World beat hits Main Street

By Garret K. Woodward • Staff Writer

If Norman Rockwell ever ventured out of New England, as the crow flies, he may have found himself in downtown Waynesville.

And if Rockwell had packed a blank canvas and a rusty toolbox of untouched acrylics into his vintage station wagon, he may have painted the scene that unraveled in front of the courthouse last Friday evening.

As part of the summer bluegrass and clogging series that takes over Main Street with an array of bright outfits and smiling faces, amid a healthy dusting of cornmeal, the local ambassadors of culture openly welcomed the dance troupe Talija to join in on the fun.

A beloved fixture of the Folkmoot international festival, the Serbian group of musicians and twirlers immediately won over any within an earshot of Waynesville. Draped in traditional attire and facial decorations, the teenage ensemble stepped onto the cornmeal-laced pavement as a foreign nation, thousands of miles away on a map. Magically, they moved a little bit closer that night for all who bared witness.

“I love it here in Western North Carolina,” said Dragan Pantelic, director of Talija. “The people, the nature here is just like in Serbia. People here are always friendly and always make you feel at home.”

Traveling around the world some 10 months of the year, the troupe performs a native style of dance that contains a European stew of influences as varied and unique as the country itself. The group has appeared twice before at Folkmoot, which is something Pantelic looks forward to.

“For me, the main thing with this festival is having the kids come to a new country,” he said. “They find new friends and new people and new places. When we come here, we want to give the crowd energy, and we hope they enjoy it.”

Sitting on a nearby curb, Pantelic’s daughter Andjela, one of the performers, is soaking in all of what the region offers.

“I enjoy traveling, and I like it here. We want to show the crowd our best,” she said. “We want to show our culture and our people to everyone.”

As the presentation came to a climax, onlookers roared with applause and whistles of appreciation and approval. With three young children in tow (ages 1, 3 and 5), Waynesville resident Rebecca Ingle feels privileged something like this can be found in her own backyard.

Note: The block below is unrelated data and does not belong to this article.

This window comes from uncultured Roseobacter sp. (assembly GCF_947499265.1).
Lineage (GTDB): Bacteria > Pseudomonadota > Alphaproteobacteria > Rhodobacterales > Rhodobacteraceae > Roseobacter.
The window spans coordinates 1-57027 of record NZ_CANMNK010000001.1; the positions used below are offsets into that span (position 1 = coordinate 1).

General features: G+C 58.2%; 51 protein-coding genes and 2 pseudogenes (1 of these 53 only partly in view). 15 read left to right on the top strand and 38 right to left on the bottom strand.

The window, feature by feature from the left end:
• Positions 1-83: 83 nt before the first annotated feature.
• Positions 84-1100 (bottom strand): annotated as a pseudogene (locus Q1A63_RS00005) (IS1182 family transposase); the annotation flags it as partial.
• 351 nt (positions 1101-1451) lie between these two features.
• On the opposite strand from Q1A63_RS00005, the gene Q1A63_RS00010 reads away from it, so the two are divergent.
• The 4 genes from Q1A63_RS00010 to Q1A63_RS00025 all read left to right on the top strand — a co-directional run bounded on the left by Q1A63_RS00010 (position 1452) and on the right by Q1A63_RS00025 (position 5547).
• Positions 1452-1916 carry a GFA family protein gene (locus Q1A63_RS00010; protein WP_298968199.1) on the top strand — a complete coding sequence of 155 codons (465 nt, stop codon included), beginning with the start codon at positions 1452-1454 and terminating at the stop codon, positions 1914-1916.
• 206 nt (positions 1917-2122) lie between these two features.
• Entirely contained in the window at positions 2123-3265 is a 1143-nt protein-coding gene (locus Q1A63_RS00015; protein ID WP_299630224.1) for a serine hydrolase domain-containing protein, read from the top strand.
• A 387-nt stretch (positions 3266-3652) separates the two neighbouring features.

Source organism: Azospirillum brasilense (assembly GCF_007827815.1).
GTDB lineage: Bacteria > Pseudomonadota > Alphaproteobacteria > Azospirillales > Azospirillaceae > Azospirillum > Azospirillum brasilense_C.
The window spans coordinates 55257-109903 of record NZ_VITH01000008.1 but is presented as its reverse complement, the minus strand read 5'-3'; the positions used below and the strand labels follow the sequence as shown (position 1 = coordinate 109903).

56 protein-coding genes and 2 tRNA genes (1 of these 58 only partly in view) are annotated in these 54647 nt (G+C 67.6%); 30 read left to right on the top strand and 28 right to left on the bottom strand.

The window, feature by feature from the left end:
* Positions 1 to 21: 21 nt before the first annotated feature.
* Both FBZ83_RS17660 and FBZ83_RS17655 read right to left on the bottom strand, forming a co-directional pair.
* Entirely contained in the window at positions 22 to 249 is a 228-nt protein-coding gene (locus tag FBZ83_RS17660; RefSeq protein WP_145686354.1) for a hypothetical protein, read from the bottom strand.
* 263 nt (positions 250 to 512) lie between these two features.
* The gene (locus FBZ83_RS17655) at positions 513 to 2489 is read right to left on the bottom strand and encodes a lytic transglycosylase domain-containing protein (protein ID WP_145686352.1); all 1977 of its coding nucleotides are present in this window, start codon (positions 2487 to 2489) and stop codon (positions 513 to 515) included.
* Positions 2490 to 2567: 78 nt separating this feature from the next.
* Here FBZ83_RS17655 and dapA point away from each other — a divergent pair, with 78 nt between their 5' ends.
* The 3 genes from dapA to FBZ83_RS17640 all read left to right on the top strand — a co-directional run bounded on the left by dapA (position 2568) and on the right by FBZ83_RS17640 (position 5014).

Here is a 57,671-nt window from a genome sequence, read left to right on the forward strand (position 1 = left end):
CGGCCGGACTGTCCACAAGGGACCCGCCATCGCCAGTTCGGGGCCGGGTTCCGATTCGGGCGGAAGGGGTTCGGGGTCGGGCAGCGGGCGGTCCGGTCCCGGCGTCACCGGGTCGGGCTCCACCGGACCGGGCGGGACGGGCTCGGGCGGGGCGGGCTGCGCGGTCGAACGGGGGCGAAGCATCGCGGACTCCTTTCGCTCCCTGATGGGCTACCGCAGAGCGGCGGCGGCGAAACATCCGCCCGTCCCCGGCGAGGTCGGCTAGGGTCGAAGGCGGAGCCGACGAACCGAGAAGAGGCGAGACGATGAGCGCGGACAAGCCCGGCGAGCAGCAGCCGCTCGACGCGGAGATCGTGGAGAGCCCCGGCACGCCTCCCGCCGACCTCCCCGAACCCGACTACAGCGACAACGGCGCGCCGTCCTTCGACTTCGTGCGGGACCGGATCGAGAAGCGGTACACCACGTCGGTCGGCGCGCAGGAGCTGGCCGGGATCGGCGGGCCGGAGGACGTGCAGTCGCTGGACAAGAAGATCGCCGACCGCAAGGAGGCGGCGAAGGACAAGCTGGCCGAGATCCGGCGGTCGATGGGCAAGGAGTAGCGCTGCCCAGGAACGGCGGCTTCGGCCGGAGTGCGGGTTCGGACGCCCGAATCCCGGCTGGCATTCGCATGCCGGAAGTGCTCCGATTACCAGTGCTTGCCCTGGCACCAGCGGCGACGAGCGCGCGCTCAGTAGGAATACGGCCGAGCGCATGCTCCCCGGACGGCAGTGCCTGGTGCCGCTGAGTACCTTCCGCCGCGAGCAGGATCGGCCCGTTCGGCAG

“They were phenomenal; I truly enjoyed it,” she said. “It’s interesting how my perspective of this festival has changed from being a spectator to now being a parent and bringing my children here and exposing them to different things.”

Hanging off their mother like a jungle gym, the young trio is all wide-eyed excitement and giggles with the atmosphere surrounding them.

“I like the fact this shows them different cultures without us having to leave the area,” said Ingle. “I love how it inspires the kids, and I’m really glad we have something like this. I hope the performers get as much out of it as we do.”

Corralling the ensemble back onto the bus for another performance at the Stompin‘ Ground in Maggie Valley, Pantelic has a look of satisfaction on his face.

“You know, we spend most of the year traveling and performing,” he said. “Out of all the festivals and shows, this one is my favorite.”

With a bow of thanks to the audience, Talija hands over the reins to bluegrass quartet Flat Creek and square-dance caller Joe Sam Queen.

“The great thing about square dancing is the hospitality and how social it is,” said Queen. “You meet your neighbors, your friends, your relatives. All you need to know is your left hand from your right hand and what gender you are.”

Rotating and shuffling around the street with the utmost meticulous style and grace, the Green Valley Cloggers displayed the traditional rhythms and techniques, never once losing step with the fast-picking band hailing from eastern Tennessee.

Soon, folks from every corner flood the street and partake in the hoot and holler provoking gyration drifting through downtown. From manic motions to perfectly aligned movements, the pace switches from a hoedown to a slow dance, with not one female left to sit alone in the wings without a dance partner. Like a little pack of asteroids, toddler “couples” orbit around their young, middle-aged and elderly parental planets.

Catching his breath for a moment, Leicester resident Ken Brame stands to the side.

“I’ve been to Folkmoot a few times,” he said. “The music is great and really gets your attention. It’s great Waynesville has all of this. It’s uplifting.”

With the mystical Smokies surrounding the community like a nurturing mother, the bluegrass melodies echo off the ancient hills as if to bring the pages of history together.

“This is a great community to live in and visit,” said Queen. “The Appalachians beckon those near and far to come join the circle.”


Want to go?

Catch the last downtown street dance of the year in Waynesville from 6:30 to 9 p.m. Friday, Aug. 3, featuring Eddie Rose & Highway Forty with the J Creek Cloggers. Held on Main Street in front of the historic courthouse. Sponsored by the Downtown Waynesville Association.

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